Pam and I left a few minutes before the others, in order to get a head start across the rough terrain. Very quickly, we were joined by the lovely fence work man who'd accompanied us on the way out. (His name is Geoff, I now know). White hair and a stick garners assistance - even when it's not wanted nor needed. Much appreciated on this occasion as we got lots of info. All the volunteers we met were great. Again we got more information about the reserve and it's ongoing work. I love this reserve, especially in the winter when the variety of birds is greater. The Willow Tits have done very well this year, as have the Bullfinches.
The now tail-less male Golden Pheasant was - typically -skulking near the Woodland Hide. He's on his own at the moment but another has been seen the other side of the river.
When we got back to the reserve, gate entrance works building, the mammal woman (wish we remembered her name, I think it was Lyndsey), came out with a 10 day old Pipistrelle bat. Its mother had a broken wing when it was admitted by the RSPCA, and had fed its offspring well for the first few days, before dying. Hayley is feeding it on cat milk and meal worms. The pictures show firstly, its minute size and then, nibbling on a worm.

Pipistrelle Bat

Much enlarged Pipistrelle baby

Monday, 4 July 2011

Birding and Babies

Sunday July 2
So much for the middle of next week......
We made a sudden decision to do our birding day on a Sunday - we usually avoid the crowds. Leaving soon after 5.00 a.m., we found empty roads on a perfect, cloudless, almost wind free day. This continued until we got home at 2 p.m. - the weather that is - the temperature becoming a very pleasant early twenties C.
An always delightful Spotted Flycatcher at the very top of a very tall old Yew tree at Sculthorpe - the Grey Wagtail perched a couple of feet away was a surprise.
Forty two species, including a Barn Owl, before Abbey Farm was surprisingly good. No sign of Kingfishers from the hide, a single Little Owl in the base of the big oak tree, Garden Warbler and Blackcap singing well from the pool trees. Six L Owls were reported on Saturday, the young must have fledged, a good brood.
Snettisham at high tide is not good. Up to two hours before is best - we were bang on to-day and it was a six feet plus one.  Very little to be seen on the sea and the shore apart from some delightful youngsters with their parent.

Great Ringed Plover
Juvenile Pied Wagtail - looks like a White Wagtail with its grey back.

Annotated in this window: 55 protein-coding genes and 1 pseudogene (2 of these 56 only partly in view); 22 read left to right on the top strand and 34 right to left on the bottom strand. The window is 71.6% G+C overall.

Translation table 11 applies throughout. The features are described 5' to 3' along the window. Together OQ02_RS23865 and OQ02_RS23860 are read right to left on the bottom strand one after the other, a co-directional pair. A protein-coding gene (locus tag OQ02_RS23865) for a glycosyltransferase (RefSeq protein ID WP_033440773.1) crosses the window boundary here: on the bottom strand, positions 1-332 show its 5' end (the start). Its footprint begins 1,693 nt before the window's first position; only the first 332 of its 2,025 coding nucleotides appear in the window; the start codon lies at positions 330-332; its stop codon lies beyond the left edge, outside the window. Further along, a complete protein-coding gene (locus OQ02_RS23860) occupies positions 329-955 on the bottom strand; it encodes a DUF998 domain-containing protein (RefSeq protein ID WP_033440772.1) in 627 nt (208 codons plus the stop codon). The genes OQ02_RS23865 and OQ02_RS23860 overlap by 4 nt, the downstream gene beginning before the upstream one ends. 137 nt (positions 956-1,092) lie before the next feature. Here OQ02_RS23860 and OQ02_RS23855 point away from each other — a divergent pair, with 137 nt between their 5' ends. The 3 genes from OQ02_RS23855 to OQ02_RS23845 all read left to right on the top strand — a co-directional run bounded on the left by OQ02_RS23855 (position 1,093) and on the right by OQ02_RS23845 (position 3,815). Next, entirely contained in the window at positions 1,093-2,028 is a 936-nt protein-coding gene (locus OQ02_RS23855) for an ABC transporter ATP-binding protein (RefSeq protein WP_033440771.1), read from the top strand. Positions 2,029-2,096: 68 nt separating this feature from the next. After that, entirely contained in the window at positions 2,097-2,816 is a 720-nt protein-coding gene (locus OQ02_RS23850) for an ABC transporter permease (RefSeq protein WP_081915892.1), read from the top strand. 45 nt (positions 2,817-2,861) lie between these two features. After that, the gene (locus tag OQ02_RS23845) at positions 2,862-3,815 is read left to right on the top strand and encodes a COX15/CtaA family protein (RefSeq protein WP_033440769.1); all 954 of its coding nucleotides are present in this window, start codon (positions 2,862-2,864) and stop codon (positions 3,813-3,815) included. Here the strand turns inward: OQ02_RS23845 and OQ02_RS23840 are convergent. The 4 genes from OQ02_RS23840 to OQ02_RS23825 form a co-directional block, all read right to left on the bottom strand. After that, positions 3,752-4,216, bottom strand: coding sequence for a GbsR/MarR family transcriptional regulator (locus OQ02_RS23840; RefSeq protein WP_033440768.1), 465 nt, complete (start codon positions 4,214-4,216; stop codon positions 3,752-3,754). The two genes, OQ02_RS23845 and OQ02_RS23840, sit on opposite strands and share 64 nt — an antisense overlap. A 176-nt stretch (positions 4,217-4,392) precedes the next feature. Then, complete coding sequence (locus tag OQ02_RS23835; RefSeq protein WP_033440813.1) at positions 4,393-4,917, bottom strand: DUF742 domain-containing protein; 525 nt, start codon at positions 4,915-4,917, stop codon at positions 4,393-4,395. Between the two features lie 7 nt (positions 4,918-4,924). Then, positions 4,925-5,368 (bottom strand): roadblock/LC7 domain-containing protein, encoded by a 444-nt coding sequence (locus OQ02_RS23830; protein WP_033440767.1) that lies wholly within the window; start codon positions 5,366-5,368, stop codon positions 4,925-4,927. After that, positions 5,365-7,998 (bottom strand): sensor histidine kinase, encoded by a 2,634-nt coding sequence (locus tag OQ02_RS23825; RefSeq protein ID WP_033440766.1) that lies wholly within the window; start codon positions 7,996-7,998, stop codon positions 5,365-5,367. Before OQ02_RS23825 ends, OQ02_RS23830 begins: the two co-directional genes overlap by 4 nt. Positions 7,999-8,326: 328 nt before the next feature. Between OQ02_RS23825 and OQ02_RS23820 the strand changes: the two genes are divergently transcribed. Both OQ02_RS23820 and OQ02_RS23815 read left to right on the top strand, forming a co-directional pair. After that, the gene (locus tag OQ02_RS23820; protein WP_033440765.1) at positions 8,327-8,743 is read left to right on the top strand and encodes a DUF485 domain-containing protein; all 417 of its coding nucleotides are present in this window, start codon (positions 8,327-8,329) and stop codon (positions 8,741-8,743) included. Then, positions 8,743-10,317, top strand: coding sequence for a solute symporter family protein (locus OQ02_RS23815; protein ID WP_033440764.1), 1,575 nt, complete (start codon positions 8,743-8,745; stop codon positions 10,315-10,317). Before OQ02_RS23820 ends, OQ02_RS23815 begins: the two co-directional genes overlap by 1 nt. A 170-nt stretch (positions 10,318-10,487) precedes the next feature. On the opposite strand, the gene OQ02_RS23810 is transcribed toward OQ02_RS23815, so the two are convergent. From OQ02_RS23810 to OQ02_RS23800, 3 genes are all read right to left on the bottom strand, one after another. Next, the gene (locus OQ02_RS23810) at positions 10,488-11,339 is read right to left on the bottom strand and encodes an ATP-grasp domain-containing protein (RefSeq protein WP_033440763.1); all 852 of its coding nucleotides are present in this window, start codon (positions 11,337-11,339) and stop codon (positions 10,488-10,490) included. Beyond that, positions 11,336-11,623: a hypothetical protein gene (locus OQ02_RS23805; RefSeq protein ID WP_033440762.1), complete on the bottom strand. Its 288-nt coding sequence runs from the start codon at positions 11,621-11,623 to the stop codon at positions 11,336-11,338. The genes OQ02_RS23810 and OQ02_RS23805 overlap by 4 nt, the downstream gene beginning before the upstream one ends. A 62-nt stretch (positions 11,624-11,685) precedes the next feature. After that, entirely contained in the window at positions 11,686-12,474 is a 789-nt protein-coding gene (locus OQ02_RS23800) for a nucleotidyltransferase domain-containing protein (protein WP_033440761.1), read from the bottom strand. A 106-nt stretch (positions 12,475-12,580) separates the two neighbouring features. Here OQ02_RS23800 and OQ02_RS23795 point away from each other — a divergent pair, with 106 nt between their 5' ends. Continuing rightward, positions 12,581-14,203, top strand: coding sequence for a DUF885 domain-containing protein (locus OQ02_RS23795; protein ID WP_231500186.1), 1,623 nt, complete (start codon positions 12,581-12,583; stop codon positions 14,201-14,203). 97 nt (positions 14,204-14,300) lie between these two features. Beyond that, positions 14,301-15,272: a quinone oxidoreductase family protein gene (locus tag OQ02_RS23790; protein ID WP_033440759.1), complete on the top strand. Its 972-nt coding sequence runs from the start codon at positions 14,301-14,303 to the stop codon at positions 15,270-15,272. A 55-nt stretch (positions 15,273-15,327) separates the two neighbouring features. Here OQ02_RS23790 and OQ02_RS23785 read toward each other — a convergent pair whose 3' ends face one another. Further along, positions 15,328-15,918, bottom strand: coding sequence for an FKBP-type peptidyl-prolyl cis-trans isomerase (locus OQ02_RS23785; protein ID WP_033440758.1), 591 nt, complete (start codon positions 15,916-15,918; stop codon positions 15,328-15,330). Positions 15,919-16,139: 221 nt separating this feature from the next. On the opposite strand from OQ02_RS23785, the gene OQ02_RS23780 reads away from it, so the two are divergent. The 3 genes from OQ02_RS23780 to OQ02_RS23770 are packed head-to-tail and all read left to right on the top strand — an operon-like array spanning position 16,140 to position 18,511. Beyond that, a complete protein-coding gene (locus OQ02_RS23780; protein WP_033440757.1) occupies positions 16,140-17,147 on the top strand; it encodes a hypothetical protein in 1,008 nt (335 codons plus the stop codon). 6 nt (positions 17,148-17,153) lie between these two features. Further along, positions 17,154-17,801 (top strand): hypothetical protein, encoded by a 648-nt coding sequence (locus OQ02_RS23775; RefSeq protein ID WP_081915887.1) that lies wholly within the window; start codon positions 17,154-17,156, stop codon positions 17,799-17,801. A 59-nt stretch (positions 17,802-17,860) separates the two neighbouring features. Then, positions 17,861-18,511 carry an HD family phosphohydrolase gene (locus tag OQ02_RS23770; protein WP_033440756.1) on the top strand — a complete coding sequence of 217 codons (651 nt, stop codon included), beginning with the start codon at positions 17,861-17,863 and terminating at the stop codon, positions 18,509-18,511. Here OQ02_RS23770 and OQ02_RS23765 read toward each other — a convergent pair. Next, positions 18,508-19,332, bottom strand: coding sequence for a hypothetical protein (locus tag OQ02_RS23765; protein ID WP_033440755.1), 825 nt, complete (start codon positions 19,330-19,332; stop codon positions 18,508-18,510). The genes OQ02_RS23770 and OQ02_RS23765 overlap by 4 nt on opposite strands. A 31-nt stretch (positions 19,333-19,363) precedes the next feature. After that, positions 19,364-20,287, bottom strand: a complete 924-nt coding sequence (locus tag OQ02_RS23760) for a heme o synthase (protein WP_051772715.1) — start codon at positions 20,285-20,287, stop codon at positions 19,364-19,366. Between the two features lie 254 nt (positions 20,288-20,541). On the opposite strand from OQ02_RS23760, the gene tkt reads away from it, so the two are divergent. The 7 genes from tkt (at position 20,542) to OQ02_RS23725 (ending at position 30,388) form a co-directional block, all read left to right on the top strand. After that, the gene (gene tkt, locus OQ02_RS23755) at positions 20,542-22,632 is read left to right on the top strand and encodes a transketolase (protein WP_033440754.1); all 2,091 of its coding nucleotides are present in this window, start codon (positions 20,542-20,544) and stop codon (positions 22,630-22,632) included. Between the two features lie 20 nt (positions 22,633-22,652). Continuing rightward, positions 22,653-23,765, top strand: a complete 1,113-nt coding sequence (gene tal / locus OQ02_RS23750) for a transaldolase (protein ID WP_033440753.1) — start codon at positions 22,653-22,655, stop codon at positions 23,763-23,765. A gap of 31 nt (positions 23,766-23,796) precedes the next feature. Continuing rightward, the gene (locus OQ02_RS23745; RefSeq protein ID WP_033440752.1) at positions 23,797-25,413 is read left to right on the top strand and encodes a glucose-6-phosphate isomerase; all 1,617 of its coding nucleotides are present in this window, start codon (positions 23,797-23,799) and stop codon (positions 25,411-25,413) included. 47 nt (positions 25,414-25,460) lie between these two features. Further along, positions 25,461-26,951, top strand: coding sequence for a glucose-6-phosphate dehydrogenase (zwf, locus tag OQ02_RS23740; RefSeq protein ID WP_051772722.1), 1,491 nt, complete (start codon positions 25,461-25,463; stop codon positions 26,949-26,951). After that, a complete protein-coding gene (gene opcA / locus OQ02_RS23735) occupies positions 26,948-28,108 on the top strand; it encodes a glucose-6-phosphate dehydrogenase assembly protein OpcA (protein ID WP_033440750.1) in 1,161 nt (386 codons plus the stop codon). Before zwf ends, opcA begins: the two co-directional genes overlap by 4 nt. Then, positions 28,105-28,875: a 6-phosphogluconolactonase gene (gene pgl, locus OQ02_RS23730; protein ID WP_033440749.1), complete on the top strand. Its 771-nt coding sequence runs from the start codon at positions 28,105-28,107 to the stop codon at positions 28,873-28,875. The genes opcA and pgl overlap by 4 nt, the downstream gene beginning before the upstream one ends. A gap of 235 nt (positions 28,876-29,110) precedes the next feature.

Shelduck, all the broods seen were two or three ducklings only.
Common Terns were pair feeding on the ruined jetty near the hide, one even offering a sand eel to a startled Black-headed Gull.

Scanning the pools from the hide was cut short by Pam having an urgent need - cover is not great nor obvious on the Wash! Just as I found a Greenshank, which she then missed. Hundreds of Gulls, Cormorants, Greylag and numerous Avocets on the pool islands. about 90 Black-tailed Godwits roosting in front of the far hide. The heat shimmer made accurately identifying the small waders impossible.
Horned Poppies adorned the shore and Vipers Bugloss the bank amongst the bushes.

Broadwater Hide and the drive out and back added only a Kestrel, Black-headed Gulls rule the world. Ooooh... I've just remembered - how could I forget ? A big Little Egret (!) roosting on the far island,  its beak in its back feathers, was startled into exposure. A Spoonbill.

Corn Bunting at Chosely, Little Tern at Brancaster Staithe, a Green Woodpecker near Burnham Norton and a Marsh Harrier at Cley. Several Great Crested Grebes and another Grey Wagtail at Gunton before arriving home to watch the men's final at Wimbledon. We wanted Nadal to win but he was well beaten by Djocovic. I also saw the first set of the Broady match in the boys' final which he lost - after winning the first set!

Totting up later, we saw 79 species, very respectable on a day without Titchwell where we would/could have added up to ten more.

Saturday, 2 July 2011

Some July Moths

Saturday July 2
We have yet to do our monthly birding big day, it may well have to wait until the middle of next week. We've got Red Kite on the month list and, a Norfolk Buzzard calling above the garden.

Yesterday was warm and the night partially cloudy, good moth-ing conditions. We had one new one for the garden amongst the dozens caught. I had a beautiful, pristine male Swallowtail Moth fly in this afternoon. My futile attempts to catch it were video worthy I'm sure!! Pam caught a glimpse of our first ever Broad-bordered Hummingbird Moth flitting along the wall bed yesterday - I missed it and she didn't see it well enough.
Three Hawk-moths. We trapped our first Lime Hawk-moth last month but it had somehow escaped the trap by morning. Next time, it will be potted immediately!
Poplar Hawk-moth

Elephant Hawk-moth

Privet Hawk-moth

Buff Arches

Lesser Cream Wave - the new one for the garden

This Field Grasshopper was on the outside plastic of the Sun Lounge. I don't know what the red insect is........